written and photographed by Alice Ndlovu and the Muonde Team
The stone wall journey started in Madzoke valley, a community which is surrounded by mountains and hills. This community has a very great access to stones because it is situated between mountains.
However, the same mountains prey a lot of animals which destroys their crops and small livestock thereby affecting their livelihood. These communities need the stone walls to help them herd their cattle, of which they need many for draught power and manure. The cattle are hard to control by herding, especially with fewer children, and in most cases children will be at school. The community through motivation from Doctor Ken Wilson who has been in the area for more than 30 years and lessons from Muonde researchers about the dangers and disadvantages of cutting down trees, the community adopted the stone wall. Without the stone walls and expensive wire fences people make fences by heaping brushwood from cut live trees, even though there are now more than twenty clever different ways of doing this strongly with less wood it is still using too much of the forest and taking people too much time to do it so they are looking for solutions thereby adopting stone walling.
When they started to make their wall they made many discoveries on the advantages of the stone wall. The most important and crucial one to them was that it scared the animals away, as compared to the tree branches which were easily destroyed by animals. When a team of volunteers volunteers came together with Dr Ken Wilson in January 2014 they discovered the will that these people have and decided to facilitate the coming of a professional stone Waller.
Paul Nash was later invited to come to Zimbabwe and Mazvihwa area to assist people in making good stone walls. Paul took it upon himself to teach people all the basic knowledge that is needed for one to make a good stone wall. He made sure that they will be able to work and build more stones even after his departure.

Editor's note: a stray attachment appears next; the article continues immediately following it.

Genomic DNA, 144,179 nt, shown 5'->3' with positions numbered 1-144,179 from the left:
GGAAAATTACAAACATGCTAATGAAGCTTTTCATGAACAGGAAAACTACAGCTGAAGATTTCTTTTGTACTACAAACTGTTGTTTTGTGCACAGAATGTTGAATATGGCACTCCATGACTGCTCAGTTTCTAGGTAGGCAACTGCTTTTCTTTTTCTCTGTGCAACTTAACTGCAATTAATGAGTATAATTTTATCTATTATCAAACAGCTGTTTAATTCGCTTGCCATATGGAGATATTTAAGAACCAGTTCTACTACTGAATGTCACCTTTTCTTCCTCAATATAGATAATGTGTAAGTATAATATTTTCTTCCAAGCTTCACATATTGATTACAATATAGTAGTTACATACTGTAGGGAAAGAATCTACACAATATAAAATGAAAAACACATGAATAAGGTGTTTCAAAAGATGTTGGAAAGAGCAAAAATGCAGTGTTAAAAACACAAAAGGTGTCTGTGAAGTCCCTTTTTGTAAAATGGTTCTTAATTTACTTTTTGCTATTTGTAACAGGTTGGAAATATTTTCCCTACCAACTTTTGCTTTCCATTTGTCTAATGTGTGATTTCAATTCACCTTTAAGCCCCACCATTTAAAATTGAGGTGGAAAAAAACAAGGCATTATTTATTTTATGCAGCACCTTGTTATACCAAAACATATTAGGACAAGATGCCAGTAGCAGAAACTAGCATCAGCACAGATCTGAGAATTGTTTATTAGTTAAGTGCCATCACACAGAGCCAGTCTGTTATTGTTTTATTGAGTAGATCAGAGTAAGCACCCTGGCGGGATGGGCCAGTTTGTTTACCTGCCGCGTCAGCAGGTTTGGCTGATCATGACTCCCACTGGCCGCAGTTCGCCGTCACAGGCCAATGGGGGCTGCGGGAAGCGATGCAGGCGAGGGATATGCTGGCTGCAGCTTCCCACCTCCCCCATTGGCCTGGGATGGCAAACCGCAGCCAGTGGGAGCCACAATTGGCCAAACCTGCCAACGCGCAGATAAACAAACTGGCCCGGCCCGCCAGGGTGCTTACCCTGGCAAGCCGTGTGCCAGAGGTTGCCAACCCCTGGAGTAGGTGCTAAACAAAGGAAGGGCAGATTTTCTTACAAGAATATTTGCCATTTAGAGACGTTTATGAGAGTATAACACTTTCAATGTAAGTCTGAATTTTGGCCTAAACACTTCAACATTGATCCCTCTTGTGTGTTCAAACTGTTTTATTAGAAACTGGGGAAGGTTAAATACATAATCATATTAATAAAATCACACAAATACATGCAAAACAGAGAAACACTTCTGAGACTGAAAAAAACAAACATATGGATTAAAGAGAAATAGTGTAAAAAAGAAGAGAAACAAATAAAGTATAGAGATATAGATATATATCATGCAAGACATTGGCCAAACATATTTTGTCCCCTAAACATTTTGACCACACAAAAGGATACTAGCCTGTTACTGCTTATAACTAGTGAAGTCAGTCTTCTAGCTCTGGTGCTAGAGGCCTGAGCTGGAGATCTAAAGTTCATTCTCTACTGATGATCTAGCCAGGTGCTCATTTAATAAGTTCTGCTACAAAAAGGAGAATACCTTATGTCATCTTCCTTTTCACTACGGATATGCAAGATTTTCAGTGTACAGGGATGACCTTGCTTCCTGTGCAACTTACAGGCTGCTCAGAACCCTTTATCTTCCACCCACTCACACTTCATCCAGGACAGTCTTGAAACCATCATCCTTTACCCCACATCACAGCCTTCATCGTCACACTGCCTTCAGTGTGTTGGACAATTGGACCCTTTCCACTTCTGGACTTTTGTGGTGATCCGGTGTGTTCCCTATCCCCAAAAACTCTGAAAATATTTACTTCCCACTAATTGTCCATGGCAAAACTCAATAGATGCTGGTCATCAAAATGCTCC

The communities are now able to make beautiful and strong walls. The stone walling is also restoring the spirit of working together which had been eroded. This has been made possible because people are working together as a group instead of everyone having to make their own wall they collaborate to make one big, but shorter, wall around all the fields in one area from which everyone benefits.
People are very happy about what Paul taught them one of the community leaders in Madzoke valley Mr Pileck said, “Dombo haribiwi matigadzirira nhaka yevana vedu nevana vavo.” You cannot steal a stone it is a heritage that will be passed through generations. The Madzoke stone wall is now 1400m long. This community is also planning to make a strong paddock using the stones.
|Area||Length of Wall|
Doctor Ken Wilson made a very interesting observation: the stone walls traditionally built in Zimbabwe turn out to be very similar to the technique from the Cotswolds taught by Paul Nash. So English traditional knowledge and Zimbabwean traditional knowledge have been connected to solve an Agricultural Problem.
In a nutshell the walls are making people very proud and happy because they are beautiful to the eye. They are strongly made so that they don’t fall on children who might climb on the wall.
Comments on the stone wall from people:
“Inhaka youpenyu tichafa tikasiya zvakadaro.” -Garikai Shava This is our heritage. We will die, and leave it still functional.
“Matombo ndigoruzhowa gwakanaka gunoderedza kutemwa kwemiti,uye isu tayeudzirwa kuti nyika yedu Zimbabwe zita rayo rakabva pakuvaka rusvingo nematombo.” -Abraham Mawere Use of stones leads to the reduction in cutting down of trees and our country’s history and name emanates from the use of stones to build houses and stones as evidenced by the Great Zimbabwe.